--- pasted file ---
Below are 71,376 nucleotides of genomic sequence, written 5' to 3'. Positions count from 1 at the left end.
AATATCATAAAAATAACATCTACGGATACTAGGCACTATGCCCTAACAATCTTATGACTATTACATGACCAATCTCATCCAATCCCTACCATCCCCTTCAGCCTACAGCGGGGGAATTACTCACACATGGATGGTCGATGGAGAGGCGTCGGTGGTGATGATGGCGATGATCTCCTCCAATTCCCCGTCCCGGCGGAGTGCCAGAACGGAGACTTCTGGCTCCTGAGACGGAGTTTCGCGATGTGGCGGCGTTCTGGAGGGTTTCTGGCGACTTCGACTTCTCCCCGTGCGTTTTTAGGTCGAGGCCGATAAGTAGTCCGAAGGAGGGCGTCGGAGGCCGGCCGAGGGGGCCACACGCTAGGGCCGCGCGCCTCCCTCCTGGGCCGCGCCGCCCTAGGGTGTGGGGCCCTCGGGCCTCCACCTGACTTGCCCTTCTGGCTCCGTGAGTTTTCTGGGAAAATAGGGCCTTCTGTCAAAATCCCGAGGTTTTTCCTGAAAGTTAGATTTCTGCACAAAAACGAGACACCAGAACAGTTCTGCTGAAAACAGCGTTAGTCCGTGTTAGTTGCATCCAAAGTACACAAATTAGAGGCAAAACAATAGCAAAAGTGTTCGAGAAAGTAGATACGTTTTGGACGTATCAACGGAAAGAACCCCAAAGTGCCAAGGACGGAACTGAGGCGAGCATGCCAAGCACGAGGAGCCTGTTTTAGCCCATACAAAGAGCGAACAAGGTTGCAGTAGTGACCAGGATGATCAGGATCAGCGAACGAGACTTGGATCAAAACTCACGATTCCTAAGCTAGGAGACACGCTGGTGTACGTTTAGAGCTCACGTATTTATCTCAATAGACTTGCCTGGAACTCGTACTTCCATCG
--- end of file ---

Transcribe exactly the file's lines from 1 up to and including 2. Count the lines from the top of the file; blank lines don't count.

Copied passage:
Below are 71,376 nucleotides of genomic sequence, written 5' to 3'. Positions count from 1 at the left end.
AATATCATAAAAATAACATCTACGGATACTAGGCACTATGCCCTAACAATCTTATGACTATTACATGACCAATCTCATCCAATCCCTACCATCCCCTTCAGCCTACAGCGGGGGAATTACTCACACATGGATGGTCGATGGAGAGGCGTCGGTGGTGATGATGGCGATGATCTCCTCCAATTCCCCGTCCCGGCGGAGTGCCAGAACGGAGACTTCTGGCTCCTGAGACGGAGTTTCGCGATGTGGCGGCGTTCTGGAGGGTTTCTGGCGACTTCGACTTCTCCCCGTGCGTTTTTAGGTCGAGGCCGATAAGTAGTCCGAAGGAGGGCGTCGGAGGCCGGCCGAGGGGGCCACACGCTAGGGCCGCGCGCCTCCCTCCTGGGCCGCGCCGCCCTAGGGTGTGGGGCCCTCGGGCCTCCACCTGACTTGCCCTTCTGGCTCCGTGAGTTTTCTGGGAAAATAGGGCCTTCTGTCAAAATCCCGAGGTTTTTCCTGAAAGTTAGATTTCTGCACAAAAACGAGACACCAGAACAGTTCTGCTGAAAACAGCGTTAGTCCGTGTTAGTTGCATCCAAAGTACACAAATTAGAGGCAAAACAATAGCAAAAGTGTTCGAGAAAGTAGATACGTTTTGGACGTATCAACGGAAAGAACCCCAAAGTGCCAAGGACGGAACTGAGGCGAGCATGCCAAGCACGAGGAGCCTGTTTTAGCCCATACAAAGAGCGAACAAGGTTGCAGTAGTGACCAGGATGATCAGGATCAGCGAACGAGACTTGGATCAAAACTCACGATTCCTAAGCTAGGAGACACGCTGGTGTACGTTTAGAGCTCACGTATTTATCTCAATAGACTTGCCTGGAACTCGTACTTCCATCG